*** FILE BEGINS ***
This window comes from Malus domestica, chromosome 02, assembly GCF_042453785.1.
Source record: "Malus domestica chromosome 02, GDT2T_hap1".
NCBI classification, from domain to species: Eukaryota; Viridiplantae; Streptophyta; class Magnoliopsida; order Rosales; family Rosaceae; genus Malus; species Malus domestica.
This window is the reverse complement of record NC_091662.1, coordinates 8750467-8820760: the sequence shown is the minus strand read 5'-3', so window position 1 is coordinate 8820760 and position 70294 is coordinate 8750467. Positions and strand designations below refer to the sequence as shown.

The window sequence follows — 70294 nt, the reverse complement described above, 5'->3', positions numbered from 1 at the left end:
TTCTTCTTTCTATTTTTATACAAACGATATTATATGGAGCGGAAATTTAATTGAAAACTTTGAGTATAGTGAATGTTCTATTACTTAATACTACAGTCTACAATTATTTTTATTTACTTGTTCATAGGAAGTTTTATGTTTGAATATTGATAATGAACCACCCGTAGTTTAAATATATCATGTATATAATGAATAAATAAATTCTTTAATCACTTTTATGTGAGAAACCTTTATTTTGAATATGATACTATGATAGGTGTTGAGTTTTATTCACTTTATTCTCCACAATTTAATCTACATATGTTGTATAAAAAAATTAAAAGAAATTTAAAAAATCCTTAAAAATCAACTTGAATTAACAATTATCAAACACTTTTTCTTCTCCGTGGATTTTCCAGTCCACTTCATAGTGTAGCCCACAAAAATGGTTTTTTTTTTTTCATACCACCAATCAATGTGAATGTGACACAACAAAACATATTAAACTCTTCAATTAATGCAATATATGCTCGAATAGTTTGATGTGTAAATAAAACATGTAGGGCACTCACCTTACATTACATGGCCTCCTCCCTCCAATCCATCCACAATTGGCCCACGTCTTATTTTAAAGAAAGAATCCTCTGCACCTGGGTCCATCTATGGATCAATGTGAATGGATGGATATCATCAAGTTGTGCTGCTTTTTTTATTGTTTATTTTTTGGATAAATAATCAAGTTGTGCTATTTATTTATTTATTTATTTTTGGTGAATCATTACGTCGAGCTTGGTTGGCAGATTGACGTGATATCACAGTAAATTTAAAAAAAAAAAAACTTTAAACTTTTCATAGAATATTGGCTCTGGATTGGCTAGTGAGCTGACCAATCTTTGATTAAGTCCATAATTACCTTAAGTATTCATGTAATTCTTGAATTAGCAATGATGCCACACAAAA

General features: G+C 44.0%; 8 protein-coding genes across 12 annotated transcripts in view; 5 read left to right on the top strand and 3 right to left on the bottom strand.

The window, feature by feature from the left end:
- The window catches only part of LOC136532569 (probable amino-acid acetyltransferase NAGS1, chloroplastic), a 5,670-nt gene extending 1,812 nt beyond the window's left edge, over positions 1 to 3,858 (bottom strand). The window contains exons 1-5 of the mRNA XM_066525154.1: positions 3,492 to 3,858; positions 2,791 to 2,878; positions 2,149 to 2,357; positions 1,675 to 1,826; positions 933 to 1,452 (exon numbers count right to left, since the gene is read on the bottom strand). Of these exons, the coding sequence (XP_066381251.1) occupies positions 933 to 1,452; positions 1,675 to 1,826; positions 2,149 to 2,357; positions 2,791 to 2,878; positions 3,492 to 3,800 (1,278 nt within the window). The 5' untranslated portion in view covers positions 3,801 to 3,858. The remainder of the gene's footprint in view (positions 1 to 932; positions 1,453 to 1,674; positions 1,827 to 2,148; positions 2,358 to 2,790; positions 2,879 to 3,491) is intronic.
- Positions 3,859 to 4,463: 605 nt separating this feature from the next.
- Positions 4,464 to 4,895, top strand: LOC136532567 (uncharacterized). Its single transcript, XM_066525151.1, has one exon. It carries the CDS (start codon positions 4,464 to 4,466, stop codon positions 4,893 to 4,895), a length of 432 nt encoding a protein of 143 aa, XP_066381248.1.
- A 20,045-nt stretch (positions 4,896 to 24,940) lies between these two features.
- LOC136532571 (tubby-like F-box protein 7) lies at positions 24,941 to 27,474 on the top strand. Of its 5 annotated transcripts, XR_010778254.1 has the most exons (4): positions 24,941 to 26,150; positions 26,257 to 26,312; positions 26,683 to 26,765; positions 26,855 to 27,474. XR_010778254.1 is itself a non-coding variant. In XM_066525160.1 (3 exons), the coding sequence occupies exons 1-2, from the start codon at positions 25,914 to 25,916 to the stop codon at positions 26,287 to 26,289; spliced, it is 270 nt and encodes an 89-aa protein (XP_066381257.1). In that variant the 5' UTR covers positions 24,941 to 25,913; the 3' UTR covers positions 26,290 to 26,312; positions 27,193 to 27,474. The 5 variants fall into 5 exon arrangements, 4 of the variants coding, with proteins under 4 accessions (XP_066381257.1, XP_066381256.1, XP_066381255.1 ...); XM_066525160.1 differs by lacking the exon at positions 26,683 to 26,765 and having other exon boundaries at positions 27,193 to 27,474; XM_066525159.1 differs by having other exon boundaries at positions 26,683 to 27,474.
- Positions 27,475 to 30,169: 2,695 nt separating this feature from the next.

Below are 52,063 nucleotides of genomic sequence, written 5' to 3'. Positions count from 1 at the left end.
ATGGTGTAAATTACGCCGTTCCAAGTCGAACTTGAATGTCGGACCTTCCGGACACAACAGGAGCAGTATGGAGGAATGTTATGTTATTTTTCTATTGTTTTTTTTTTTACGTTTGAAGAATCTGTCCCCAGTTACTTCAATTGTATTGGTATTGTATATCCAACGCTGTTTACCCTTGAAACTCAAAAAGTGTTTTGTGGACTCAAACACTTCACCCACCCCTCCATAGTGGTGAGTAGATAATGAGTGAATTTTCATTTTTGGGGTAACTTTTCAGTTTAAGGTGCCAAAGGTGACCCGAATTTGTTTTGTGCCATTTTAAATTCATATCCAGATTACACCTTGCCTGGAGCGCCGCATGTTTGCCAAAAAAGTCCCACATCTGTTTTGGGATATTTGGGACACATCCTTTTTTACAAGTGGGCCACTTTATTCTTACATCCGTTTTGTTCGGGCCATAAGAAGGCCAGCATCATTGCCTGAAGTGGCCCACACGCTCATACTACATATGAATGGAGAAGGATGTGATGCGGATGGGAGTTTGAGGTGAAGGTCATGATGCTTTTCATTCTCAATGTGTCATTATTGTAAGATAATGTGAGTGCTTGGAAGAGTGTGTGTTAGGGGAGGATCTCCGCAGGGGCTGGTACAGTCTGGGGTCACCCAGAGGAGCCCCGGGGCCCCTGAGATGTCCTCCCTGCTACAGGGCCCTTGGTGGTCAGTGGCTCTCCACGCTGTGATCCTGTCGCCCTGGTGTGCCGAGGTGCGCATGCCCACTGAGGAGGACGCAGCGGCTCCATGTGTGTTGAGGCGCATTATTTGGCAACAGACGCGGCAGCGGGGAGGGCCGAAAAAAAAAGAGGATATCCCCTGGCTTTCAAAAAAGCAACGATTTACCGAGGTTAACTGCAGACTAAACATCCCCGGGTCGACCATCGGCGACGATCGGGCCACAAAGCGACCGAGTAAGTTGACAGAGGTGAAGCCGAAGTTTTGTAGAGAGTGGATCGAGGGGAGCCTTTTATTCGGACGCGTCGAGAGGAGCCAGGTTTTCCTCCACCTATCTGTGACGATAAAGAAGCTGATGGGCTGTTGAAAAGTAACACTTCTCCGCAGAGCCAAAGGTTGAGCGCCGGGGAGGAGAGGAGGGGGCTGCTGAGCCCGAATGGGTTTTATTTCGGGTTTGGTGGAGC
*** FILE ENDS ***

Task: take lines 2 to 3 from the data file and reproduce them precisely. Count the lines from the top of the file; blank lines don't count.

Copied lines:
Source record: "Malus domestica chromosome 02, GDT2T_hap1".
NCBI classification, from domain to species: Eukaryota; Viridiplantae; Streptophyta; class Magnoliopsida; order Rosales; family Rosaceae; genus Malus; species Malus domestica.